“I reported to Brig Obeya and I was part of the operation from crossing Calabar to Itu through a river called Ikoto Okpora. I was made a Brigade Major to Obeya to ensure that the three battalions in the Brigade were effectually controlled and commanded to fight the war.
“We were facing a place called Arochukwu across the water at the time. The Biafran were on the other side while the Nigerian troops were on this side. It was very funny because every morning, we would wake up and talked to ourselves across the water. The Biafra soldiers would tell us that ‘Gowon and Ojukwu are enjoying themselves in Aburi and we are busy fighting ourselves, please give us some food’; we would then throw cigarettes and sometimes beer to them across the water.
“But after an hour, we would start shooting at ourselves. I went through all this and came out alive; I think at 70, I would say I am a fulfilled man,” he recalled.
Shettima Mustapha was minister of agriculture and natural resources in the Gnerel Ibrahim Babangida-led regime between 1990 and 1992 and later moved to the ministry of defence.
He was appointed into the cabinet of President Umaru Musa Yar’Adua as ministry of interior and served in that capacity until the cabinet was dissolved when Vice President Goodluck Jonathan took over power following Yar’Adua’s demise in 2011.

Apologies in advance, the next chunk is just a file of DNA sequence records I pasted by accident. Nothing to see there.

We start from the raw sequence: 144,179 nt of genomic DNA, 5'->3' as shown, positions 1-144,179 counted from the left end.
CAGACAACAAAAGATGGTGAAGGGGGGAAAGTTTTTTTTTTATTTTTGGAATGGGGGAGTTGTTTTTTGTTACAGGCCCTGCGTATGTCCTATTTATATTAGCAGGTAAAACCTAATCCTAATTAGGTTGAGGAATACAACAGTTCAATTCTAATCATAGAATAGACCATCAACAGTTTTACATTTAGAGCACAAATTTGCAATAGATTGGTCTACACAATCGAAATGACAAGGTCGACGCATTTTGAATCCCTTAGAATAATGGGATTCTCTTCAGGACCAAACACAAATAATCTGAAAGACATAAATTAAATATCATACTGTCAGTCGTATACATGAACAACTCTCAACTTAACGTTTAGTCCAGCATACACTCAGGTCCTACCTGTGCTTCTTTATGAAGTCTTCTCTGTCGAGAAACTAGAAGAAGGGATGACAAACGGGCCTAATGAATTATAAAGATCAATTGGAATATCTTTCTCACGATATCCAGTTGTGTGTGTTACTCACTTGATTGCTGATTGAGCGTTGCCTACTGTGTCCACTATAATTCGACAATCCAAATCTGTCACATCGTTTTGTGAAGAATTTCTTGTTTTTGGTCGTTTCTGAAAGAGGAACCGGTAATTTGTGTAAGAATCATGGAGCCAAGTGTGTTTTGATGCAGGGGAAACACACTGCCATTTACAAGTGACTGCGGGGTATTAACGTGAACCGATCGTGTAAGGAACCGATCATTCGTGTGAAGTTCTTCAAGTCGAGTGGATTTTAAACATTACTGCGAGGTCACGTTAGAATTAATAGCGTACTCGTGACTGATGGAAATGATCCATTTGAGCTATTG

Prior to his coming to political reckoning, Mustapha had a stint as a researcher at the Institute of Agricultural Research, Ahmadu Bello University Zaria.
His is first political appointment was as commissioner in Borno state under the Governor Mohammed Goni-led administration.
He rose steadily in the political ranks and was later nominated as vice-presidential candidate of the Nigerian People’s Party (NPP) platform in the 1983 presidential election in which Shehu Shagari of the National Party of Nigeria (NPN) later won.
After the military coup of December 1983, when Major General Muhammadu Buhari came to power, he was among the political office holders jailed until 1985.
He is also a one-time advisor to various local and international organisations as well as the national treasurer of the Peoples Democratic Party (PDP), a position he held between 1998 and 2001.
However, not much has been heard about him for a long while.
Lt. Col. Fidelis Attahiru Makka (retd.) was military administrator of Benue state between 1988 and 1992 under General Ibrahim Babangida.
He joined the military in 1973 and served in the United Nations Force in Lebanon in 1976. He was also a defence attaché to the Nigerian Embassy in the Republic of Cameroun before he was appointed a military administrator in 1988.
It was during his administration in Benue state that the state university was established in 1991. The Niger state-born military officer has been described by many as an energetic administrator committed to transparency.
He is credited with completing projects like the Apeh Aku Stadium abandoned by the previous administration. He also built the IBB Square, Fidelis Makka Library and Pauline Makka Women Centre as well as six general hospitals, several roads and extended rural electrification.
Also, as military administration he made the monthly environmental sanitation exercise compulsory with the military enforcing compliance.
However, since his retirement from the military, not much has been heard about him.